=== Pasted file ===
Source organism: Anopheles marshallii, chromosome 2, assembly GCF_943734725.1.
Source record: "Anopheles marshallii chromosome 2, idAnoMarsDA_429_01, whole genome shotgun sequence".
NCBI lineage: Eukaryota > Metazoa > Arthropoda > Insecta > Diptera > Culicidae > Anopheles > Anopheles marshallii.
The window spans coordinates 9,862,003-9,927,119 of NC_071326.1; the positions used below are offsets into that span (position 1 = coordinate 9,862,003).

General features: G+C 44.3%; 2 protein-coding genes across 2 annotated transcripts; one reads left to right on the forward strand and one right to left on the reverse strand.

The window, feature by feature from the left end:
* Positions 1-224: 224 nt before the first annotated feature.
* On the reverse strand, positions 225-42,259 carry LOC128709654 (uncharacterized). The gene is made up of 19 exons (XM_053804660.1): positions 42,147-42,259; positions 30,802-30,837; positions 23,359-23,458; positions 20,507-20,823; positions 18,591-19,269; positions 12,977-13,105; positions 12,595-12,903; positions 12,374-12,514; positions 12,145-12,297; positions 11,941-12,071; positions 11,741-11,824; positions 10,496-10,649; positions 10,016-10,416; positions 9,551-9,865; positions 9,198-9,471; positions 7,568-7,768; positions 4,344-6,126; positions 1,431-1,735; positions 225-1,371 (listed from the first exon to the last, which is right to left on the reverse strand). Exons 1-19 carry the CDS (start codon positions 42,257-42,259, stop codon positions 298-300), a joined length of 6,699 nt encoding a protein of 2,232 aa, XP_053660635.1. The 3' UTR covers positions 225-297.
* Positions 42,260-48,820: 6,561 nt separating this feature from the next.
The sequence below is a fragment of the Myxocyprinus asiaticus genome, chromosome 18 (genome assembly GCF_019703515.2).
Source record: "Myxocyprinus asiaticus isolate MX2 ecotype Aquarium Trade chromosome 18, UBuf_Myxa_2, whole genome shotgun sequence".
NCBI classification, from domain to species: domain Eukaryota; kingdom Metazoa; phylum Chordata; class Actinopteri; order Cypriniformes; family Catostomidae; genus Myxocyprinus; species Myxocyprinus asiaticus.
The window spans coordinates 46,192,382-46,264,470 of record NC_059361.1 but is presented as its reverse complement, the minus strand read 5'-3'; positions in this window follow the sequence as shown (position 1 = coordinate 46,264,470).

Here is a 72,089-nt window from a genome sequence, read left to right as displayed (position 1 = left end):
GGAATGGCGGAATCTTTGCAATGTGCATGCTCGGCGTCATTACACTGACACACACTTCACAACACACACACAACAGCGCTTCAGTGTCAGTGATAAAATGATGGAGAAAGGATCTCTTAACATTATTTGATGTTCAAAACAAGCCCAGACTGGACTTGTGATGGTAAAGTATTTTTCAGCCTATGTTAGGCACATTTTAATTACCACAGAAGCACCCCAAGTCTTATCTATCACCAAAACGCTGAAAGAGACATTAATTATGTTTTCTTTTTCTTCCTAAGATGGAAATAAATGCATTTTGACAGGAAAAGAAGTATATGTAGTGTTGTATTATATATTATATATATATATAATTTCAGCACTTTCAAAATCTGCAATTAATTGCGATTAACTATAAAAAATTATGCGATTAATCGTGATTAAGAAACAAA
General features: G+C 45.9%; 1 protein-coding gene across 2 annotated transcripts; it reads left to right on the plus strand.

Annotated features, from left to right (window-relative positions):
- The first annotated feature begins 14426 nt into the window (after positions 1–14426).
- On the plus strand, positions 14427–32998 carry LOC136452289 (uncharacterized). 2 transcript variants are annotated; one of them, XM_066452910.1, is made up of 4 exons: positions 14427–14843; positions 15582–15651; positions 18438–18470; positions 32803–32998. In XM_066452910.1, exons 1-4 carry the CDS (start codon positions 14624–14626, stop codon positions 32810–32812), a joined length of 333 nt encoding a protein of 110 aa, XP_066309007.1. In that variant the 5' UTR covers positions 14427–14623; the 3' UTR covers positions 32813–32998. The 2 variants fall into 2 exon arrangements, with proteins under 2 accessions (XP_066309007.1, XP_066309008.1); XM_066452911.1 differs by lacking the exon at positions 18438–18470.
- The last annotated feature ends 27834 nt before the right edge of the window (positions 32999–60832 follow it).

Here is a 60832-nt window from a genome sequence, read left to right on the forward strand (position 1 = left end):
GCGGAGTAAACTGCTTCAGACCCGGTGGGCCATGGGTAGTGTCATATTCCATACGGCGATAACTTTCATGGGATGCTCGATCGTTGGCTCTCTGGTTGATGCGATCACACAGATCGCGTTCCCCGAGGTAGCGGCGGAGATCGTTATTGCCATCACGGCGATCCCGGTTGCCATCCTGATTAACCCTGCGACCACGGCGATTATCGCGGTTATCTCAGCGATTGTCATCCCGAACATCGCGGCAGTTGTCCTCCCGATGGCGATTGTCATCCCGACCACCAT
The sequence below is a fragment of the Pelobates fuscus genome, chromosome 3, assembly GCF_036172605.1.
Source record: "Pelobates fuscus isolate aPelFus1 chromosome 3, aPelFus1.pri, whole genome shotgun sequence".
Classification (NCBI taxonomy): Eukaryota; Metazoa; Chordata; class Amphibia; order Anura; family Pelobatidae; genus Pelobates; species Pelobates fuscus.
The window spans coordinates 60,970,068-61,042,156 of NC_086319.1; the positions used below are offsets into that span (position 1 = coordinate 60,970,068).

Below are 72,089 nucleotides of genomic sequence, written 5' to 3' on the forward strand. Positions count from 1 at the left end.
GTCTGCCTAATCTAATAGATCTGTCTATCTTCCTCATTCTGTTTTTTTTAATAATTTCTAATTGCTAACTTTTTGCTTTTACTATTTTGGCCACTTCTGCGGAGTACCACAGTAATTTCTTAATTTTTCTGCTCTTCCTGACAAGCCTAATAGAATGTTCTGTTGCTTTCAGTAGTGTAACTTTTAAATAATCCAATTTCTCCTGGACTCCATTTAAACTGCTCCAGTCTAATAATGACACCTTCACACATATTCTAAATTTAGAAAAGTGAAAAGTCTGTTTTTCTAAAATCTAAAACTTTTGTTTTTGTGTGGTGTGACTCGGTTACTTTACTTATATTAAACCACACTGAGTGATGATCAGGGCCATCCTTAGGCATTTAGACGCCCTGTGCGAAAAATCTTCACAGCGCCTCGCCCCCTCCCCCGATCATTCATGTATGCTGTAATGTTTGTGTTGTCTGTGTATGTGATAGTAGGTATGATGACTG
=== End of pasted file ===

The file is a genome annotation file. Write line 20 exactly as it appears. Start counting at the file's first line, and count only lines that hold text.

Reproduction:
- The last annotated feature ends 27834 nt before the right edge of the window (positions 32999–60832 follow it).